Listen to Today's Edition
Almost three years ago, the world watched in horror as the iconic 12-century Notre Dame Cathedral in Paris was in flames.
Out of the ashes, however, came an unusual discovery, Live Science reported.
Recently French archaeologists found a number of old tombs, including a 14th-century lead sarcophagus, below the floor, during renovation work. Specifically, the archaeological team came across the artifacts while surveying the cathedral’s transept where workers had been planning to erect scaffolding to rebuild the building’s burned spire.
The transept – a part of the cathedral where the floor runs perpendicular to the main building – was covered with a stone layer dating to the 18th century. The team found many burial sites hidden below, which suggested that the site was used as a burial ground for many years.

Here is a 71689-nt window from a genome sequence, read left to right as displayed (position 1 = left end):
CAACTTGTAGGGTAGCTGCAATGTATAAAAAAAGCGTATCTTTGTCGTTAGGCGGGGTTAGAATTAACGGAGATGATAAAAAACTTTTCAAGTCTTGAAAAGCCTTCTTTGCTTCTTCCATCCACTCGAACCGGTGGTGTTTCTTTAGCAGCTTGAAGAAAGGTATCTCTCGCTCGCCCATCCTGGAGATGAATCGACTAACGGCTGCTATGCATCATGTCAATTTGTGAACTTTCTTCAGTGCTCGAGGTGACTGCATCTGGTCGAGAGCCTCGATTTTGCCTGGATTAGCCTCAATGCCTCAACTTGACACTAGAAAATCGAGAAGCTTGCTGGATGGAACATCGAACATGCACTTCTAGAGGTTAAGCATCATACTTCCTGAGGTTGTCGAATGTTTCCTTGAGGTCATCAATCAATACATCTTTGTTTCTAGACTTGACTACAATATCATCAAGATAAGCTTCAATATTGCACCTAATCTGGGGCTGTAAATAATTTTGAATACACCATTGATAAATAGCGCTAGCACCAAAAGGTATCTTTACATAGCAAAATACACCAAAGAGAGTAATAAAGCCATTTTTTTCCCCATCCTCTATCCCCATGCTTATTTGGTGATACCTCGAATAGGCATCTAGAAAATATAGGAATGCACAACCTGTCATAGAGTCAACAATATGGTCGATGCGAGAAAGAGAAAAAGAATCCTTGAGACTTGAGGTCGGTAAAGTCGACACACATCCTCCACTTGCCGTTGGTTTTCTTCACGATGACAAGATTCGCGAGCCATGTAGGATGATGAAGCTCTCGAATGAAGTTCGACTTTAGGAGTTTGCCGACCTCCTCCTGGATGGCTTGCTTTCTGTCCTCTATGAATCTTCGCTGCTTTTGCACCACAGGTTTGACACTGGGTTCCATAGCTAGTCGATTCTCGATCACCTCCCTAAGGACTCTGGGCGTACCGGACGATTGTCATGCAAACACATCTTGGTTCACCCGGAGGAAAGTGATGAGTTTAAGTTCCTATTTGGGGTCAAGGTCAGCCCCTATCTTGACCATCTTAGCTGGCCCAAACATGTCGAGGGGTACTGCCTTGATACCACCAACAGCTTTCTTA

These tombs date back to the 14th century and possibly the 13th century. Among them was also the peculiar lead sarcophagus, which researchers described as “fully preserved.”
It’s unclear who exactly was entombed in the sarcophagus but archeologists theorized that the person was a “high dignitary.”
Along with the tombs, the team also found a pit filled with painted sculptures that were once part of Notre Dame’s rood screen – an ornate partition that divides different ends of the cathedral.
France’s ministry of culture said that the new find will likely provide new data on the rood screen and on the quality of its painted decoration.